While searching for a new place to call home, an Austin couple was drawn to a contemporary house in the city’s vibrant Zilker district. “The neighborhood has this wonderful energy,” the wife says. “It has fantastic music festivals and magnificent mountain biking and hiking trails, and we love being near great restaurants.” Just steps from the action, the house itself offers a calm escape for the two busy executives. “There’s a great feeling of openness and space,” the husband says. “It’s got a contemporary feel yet it’s also comfortable. When we walked up to the rooftop terrace and saw the downtown skyline views, we were pretty much sold.”
Designer Mark Cravotta’s job was to add some flavor to the existing residence. “My inspiration came from residential designer Gregory Brooks’ beautifully designed house, and the clients’ desire to finally have a home that reflected their personalities,” Cravotta says. The dwelling’s primary materials—including Douglas fir and concrete— provided a strong backdrop for the designer’s chosen palette. “We chose the wall colors first,” Cravotta says. “In the living room, it’s a soft, luminous green. We then looked at several fabric combinations. And the greens won again.” A fantastic 120-year-old Sultanabad rug and a richly colored piece by artist Roi James above the fireplace add to the welcoming ambience.
The couple wanted to maintain the home’s fresh, modern feel while weaving in traditional elements for warmth and authenticity. Cravotta shopped the souks of Marrakesh, for example, to find the perfect combination of rugs to be hung as tapestries. The abode also showcases many treasures from the couple’s own travels. “We have fabulous antique Asian figurines in our dining room,” the wife says. “And Mark did a lovely job of helping us fill the home with photos of our travels. They remind us of our dreams that have come true.”
The homeowners discovered that even a small change could have a big impact. “When we purchased the home, the master bedroom was oriented at a quarter-turn in the other direction,” the wife says. “So it was a bit tight, and you didn’t have this amazing view out the balcony. Just that one-quarter turn transformed the space into a magical cocoon.” Adds the husband, “We open our drapes in the morning, and we’re looking out at the sunrise from the third-floor balcony above the trees and the city. It’s a really special feeling.” The master bath was also refreshed. “We opened up part of the ceiling to install an operable skylight over the shower,” says builder Michael J. Smeets.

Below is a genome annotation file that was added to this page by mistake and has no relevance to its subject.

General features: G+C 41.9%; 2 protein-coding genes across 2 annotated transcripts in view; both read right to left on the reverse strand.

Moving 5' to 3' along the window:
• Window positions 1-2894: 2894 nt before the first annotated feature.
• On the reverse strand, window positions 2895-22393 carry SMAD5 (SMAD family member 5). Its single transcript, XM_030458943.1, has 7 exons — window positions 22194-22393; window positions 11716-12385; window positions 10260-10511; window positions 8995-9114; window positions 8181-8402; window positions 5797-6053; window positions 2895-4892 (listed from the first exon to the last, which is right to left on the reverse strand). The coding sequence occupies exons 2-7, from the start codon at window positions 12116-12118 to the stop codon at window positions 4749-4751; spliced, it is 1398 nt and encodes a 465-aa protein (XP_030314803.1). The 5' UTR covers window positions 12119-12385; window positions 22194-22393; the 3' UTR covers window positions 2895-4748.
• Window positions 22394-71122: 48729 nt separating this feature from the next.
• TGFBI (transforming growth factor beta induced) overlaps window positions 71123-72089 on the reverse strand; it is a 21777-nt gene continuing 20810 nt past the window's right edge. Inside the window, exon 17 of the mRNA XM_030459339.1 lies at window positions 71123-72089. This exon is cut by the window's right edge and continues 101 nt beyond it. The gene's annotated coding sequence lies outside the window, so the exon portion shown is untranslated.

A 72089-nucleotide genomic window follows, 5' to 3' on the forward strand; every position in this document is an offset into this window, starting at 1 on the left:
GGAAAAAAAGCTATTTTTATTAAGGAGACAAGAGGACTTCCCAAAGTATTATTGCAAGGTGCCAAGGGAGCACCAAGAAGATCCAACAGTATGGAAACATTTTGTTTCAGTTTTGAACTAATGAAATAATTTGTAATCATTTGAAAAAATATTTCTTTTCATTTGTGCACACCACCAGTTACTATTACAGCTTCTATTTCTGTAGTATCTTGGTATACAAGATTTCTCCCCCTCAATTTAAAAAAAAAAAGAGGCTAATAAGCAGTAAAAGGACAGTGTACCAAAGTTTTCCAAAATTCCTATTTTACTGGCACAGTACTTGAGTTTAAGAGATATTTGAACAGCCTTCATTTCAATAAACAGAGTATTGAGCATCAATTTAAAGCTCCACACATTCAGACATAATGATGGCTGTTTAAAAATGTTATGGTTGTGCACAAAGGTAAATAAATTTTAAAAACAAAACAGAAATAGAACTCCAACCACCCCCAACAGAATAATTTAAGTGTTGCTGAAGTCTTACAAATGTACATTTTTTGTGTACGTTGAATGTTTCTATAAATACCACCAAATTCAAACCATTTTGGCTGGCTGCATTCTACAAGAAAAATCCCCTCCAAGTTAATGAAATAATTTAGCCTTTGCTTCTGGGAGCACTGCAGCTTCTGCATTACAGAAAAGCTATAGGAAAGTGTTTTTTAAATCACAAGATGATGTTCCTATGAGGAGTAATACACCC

In addition, Brooks and fellow residential designer Patrice Mailloux- Huberdeau transformed the sparse backyard into a peaceful outdoor sanctuary that connects visually with the home’s indoor spaces. The yard’s majestic live oaks were used to organize the area. “We composed a backyard with a swimming pool in the only place that wouldn’t destroy the trees,” Brooks says. The duo also designed lighting to extend one’s eyes from the house into the garden as well as an ingenious automatic awning over the pool to keep the space breezy. “It made the pool a complete getaway for us,” the wife says. Brooks and Mailloux-Huberdeau also fashioned fun resting spots. “We created a sitting area between the pool and the deck with a fire pit and furniture around it,” Brooks says. Adds landscape designer Jose´ Roberto Corea, “We brought in Indonesian beach pebbles to create a very stark physical separation between the house and the pool deck. And, we used two different types of bamboo to form these great backdrops for privacy, which also give you a sense of nature as the wind blows and the bamboo leaves rustle.”
With just a few alterations, the couple say they now love—and use—every part of their home. “If you were to come to our house, you would immediately have a sense of who we are,” the wife says. “You would see that we love spending time in our house cooking, relaxing and swimming. A home should be a place that engages and inspires you, and reconnects you to the things that give you purpose and joy.”